For my reviews of the rest of The Conjuring universe films, click the following links:
In commemoration of the upcoming film, THE NUN (2018), which is part of The Conjuring universe, I’ve decided to bite the bullet and just watch the only movie that I haven’t seen yet, which is the worst installment if current ratings and reviews are anything to go by.
Now, for those of you that don’t know, I’m a pretty avid fan of The Conjuring films, especially the core ones. I liked CREATION enough, and I can safely say that I’m fairly hyped for THE NUN. But I guess every shared-universe has at least one blemish, and this movie is that blemish on an otherwise solid franchise.
The story looks like it’s about this married couple that gets attacked by a crazed, murderous woman who was obsessed with a particularly creepy doll. She’s killed off and the family attempts to make a new life for themselves with their newborn child, but the creepy doll makes a reappearance. What starts as a harmless addition to the house, the family begins to experience supernatural threats.
Here’s the cast. Starring, we have Annabelle Wallis (TAG , THE MUMMY , GRIMSBY , and the upcoming BOSS LEVEL ), Ward Horton (ANNABELLE: CREATION), Tony Amendola (THE MEDDLER , and the upcoming SANTA FAKE ), and Alfre Woodard (CAPTAIN AMERICA: CIVIL WAR , and upcoming films JUANITA  and THE LION KING ).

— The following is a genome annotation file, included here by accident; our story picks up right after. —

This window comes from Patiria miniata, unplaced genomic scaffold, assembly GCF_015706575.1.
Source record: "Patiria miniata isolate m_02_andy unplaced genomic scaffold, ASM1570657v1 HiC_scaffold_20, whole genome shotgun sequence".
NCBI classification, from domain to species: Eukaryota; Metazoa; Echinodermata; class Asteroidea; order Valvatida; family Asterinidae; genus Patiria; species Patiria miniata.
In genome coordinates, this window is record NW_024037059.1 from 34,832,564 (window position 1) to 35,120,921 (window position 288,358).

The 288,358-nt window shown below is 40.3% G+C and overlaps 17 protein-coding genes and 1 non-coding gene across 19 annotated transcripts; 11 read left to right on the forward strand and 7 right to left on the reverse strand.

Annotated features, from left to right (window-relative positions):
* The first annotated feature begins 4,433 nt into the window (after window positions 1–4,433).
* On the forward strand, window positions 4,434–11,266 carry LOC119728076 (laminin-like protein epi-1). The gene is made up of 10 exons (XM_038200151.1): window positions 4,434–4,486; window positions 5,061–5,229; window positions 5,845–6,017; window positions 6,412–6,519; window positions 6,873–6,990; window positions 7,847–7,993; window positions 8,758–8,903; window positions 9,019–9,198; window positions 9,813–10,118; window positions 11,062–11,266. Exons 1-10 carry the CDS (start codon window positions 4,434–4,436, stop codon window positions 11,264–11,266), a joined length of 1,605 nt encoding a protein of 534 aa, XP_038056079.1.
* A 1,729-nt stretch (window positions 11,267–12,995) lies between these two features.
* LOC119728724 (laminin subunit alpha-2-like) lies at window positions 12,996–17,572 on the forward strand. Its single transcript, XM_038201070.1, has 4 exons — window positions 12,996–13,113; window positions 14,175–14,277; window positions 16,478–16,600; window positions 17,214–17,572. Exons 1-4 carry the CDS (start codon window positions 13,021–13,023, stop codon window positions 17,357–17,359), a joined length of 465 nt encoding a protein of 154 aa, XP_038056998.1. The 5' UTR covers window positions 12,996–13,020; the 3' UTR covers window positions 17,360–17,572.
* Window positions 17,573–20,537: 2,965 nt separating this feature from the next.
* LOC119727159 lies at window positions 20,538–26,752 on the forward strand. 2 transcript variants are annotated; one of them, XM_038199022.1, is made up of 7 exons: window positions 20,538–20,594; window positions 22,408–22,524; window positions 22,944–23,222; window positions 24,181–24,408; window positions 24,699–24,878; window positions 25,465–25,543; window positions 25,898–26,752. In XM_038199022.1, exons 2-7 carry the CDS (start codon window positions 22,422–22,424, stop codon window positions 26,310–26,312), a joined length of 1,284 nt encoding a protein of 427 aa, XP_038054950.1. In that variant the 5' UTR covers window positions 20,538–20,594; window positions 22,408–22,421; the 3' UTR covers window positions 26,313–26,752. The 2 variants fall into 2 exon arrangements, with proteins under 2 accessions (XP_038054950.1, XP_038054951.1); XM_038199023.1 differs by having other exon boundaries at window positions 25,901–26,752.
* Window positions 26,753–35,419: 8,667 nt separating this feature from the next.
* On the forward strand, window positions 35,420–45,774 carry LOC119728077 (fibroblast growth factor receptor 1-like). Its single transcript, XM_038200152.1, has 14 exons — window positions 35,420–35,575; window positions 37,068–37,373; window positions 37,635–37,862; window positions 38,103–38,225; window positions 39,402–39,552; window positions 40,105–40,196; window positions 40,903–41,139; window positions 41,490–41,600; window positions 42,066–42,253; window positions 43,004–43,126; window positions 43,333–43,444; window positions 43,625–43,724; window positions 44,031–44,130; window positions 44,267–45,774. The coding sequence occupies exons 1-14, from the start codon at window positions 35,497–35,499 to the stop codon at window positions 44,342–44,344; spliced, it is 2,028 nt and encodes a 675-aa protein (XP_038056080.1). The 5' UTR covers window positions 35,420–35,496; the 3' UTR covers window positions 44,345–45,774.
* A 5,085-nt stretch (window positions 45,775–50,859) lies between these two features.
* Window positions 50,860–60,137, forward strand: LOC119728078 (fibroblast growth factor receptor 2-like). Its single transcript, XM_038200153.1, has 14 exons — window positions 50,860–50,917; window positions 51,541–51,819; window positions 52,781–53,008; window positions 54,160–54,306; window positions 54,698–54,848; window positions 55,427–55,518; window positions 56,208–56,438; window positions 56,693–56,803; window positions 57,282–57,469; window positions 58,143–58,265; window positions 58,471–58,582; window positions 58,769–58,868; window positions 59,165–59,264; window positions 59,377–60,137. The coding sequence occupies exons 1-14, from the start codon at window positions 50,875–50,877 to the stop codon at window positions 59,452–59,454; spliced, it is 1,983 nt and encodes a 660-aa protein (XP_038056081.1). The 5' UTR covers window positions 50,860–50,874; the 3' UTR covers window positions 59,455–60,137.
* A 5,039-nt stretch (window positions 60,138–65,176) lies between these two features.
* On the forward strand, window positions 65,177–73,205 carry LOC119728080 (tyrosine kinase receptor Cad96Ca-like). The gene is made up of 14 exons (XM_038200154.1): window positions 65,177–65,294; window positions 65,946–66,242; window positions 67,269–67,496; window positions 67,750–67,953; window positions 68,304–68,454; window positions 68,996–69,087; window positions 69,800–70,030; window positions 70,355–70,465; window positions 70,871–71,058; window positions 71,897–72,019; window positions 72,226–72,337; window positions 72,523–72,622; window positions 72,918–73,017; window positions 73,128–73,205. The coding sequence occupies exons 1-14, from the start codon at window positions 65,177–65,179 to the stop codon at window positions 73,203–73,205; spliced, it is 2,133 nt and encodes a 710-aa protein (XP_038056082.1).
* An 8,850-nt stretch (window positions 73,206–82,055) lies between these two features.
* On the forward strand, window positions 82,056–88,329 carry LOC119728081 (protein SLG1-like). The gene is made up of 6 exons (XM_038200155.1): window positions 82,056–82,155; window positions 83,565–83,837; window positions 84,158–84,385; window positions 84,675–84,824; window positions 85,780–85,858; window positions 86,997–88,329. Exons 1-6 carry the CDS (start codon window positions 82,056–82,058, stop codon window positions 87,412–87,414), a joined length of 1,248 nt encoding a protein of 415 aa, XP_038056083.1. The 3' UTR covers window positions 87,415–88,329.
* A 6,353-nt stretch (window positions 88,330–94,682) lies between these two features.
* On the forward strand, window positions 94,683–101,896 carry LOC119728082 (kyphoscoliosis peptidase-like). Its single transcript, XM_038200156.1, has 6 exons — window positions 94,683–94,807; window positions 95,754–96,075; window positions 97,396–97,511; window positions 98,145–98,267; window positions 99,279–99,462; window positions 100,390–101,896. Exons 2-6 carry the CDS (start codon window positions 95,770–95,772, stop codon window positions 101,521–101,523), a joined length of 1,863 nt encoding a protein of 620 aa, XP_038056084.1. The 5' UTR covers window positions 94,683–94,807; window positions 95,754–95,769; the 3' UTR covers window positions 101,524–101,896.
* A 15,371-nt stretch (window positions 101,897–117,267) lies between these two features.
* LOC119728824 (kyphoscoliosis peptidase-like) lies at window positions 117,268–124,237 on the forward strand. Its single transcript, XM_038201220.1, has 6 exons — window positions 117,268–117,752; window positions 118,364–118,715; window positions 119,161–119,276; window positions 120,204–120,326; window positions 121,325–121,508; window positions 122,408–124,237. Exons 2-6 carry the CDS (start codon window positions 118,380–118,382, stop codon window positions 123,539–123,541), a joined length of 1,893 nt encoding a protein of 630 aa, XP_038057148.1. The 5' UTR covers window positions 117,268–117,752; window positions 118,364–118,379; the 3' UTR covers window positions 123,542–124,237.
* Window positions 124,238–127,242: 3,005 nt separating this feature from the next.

Now for the crew. Directing, we have John R. Leonetti, known for PIRANHA 3D (2010) and MORTAL KOMBAT (1995). Penning the screenplay is Gary Dauberman, known for IT (2017), and the upcoming IT: CHAPTER TWO (2019). Composing the score is Joseph Bishara, known for INSIDIOUS: THE LAST KEY (2018), THE OTHER SIDE OF THE DOOR (2016), and upcoming films THE PRODIGY (2019) and THE CURSE OF LA LLORONA (2019). The cinematographer is James Kniest, known for THE BYE BYE MAN (2017). Finally, the editor is Tom Elkins, known for FLATLINERS (2017) and INFERNO (2016).
Overall, bleh… it’s for the completionist in me.
This is my honest opinion of: ANNABELLE
Mia (Annabelle Wallis) and John (Ward Horton) are a happily married, church-going couple expecting their first child soon. However, things take a tragic turn when their neighbors are murdered by their estranged daughter and boyfriend, who were part of a cult. Despite surviving the ordeal, Mia and John’s problems to begin to manifest in the form of supernatural occurrences.
Yup, it’s not good. This is definitely the weakest of The Conjuring films. Not sure how much I can talk about, but I’m going to give it a whack.
For one thing, the writing and directing is subpar, especially in the beginning during the home invasion scene involving the cultist daughter and her boyfriend. I mean, obviously screeching doors directly behind Mia and she doesn’t turn to acknowledge it? Come on, man, that’s just ass-lazy. The score was definitely out of control and ultimately hurt any chance of legit horror. When you see streams of blood against the wall, the score throws in a “CHUN.” Sure, I jumped, because that’s what anyone would do amidst prolonged silence being interrupted by a loud noise, but not because it’s legitimately scary. It’s strange because you can tell where some chill factors could have been effective. No sound and just letting a situation play out in front of the audience, make them uncomfortable in a good way, not an annoying way. But instead, we get something that any high school amateur with a camera could do.